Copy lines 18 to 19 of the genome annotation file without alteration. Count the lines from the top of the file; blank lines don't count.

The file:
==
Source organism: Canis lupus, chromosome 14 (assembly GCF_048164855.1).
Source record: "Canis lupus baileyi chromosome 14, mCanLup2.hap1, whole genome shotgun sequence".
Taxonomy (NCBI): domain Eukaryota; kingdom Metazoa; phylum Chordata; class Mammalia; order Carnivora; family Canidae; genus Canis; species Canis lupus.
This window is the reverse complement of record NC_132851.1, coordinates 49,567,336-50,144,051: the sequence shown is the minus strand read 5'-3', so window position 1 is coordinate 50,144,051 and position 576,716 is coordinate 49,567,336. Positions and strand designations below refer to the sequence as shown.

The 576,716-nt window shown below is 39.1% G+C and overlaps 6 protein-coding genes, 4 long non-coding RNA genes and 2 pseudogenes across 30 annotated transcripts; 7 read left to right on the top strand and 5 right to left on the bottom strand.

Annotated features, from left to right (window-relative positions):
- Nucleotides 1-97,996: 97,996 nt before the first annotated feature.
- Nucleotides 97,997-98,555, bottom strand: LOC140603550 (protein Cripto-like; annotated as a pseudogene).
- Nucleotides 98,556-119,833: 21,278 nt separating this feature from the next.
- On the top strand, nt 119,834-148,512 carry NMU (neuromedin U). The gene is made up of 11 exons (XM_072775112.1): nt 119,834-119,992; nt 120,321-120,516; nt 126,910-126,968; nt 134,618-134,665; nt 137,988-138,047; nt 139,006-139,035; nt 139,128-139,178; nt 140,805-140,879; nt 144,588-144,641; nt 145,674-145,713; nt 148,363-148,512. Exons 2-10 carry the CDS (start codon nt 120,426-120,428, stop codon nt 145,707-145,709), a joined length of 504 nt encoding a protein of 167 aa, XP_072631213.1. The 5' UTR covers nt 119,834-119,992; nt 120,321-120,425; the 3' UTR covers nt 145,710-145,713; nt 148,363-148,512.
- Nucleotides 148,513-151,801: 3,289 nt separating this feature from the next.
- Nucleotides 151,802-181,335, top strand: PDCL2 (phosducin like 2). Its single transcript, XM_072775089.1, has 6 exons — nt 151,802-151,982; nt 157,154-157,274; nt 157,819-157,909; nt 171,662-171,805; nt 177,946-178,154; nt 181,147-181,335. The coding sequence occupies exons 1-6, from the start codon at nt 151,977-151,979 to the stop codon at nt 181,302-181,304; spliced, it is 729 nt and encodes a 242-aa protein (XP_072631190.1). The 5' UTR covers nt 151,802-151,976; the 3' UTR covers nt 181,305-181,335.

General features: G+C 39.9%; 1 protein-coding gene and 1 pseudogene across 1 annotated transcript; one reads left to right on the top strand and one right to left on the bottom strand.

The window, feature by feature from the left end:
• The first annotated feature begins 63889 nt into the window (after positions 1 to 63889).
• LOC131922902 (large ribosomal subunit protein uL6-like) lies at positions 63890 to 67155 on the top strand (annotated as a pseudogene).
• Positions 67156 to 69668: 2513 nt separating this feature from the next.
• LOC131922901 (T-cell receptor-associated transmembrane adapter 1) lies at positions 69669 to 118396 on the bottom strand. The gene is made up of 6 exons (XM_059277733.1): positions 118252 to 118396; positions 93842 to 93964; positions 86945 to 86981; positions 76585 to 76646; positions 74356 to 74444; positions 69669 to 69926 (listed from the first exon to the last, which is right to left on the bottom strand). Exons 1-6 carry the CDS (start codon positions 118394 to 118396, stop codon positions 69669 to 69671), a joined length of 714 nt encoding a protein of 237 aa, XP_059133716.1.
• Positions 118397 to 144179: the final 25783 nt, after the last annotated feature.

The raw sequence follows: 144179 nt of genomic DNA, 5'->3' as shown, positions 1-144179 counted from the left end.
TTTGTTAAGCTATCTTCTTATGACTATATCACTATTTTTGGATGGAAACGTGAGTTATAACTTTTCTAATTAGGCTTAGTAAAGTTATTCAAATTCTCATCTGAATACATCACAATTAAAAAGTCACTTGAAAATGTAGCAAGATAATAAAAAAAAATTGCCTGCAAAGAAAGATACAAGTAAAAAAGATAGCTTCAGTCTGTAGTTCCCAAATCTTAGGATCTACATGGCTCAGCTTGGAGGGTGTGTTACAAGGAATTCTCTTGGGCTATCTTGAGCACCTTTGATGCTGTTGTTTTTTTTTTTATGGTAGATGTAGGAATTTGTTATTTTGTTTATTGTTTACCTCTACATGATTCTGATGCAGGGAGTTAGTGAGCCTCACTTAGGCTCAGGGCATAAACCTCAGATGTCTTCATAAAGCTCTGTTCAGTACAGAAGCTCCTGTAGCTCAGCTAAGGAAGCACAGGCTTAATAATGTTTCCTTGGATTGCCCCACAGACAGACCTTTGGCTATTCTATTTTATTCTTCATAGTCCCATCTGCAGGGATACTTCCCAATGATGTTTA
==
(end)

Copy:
• LOC131922901 (T-cell receptor-associated transmembrane adapter 1) lies at positions 69669 to 118396 on the bottom strand. The gene is made up of 6 exons (XM_059277733.1): positions 118252 to 118396; positions 93842 to 93964; positions 86945 to 86981; positions 76585 to 76646; positions 74356 to 74444; positions 69669 to 69926 (listed from the first exon to the last, which is right to left on the bottom strand). Exons 1-6 carry the CDS (start codon positions 118394 to 118396, stop codon positions 69669 to 69671), a joined length of 714 nt encoding a protein of 237 aa, XP_059133716.1.
• Positions 118397 to 144179: the final 25783 nt, after the last annotated feature.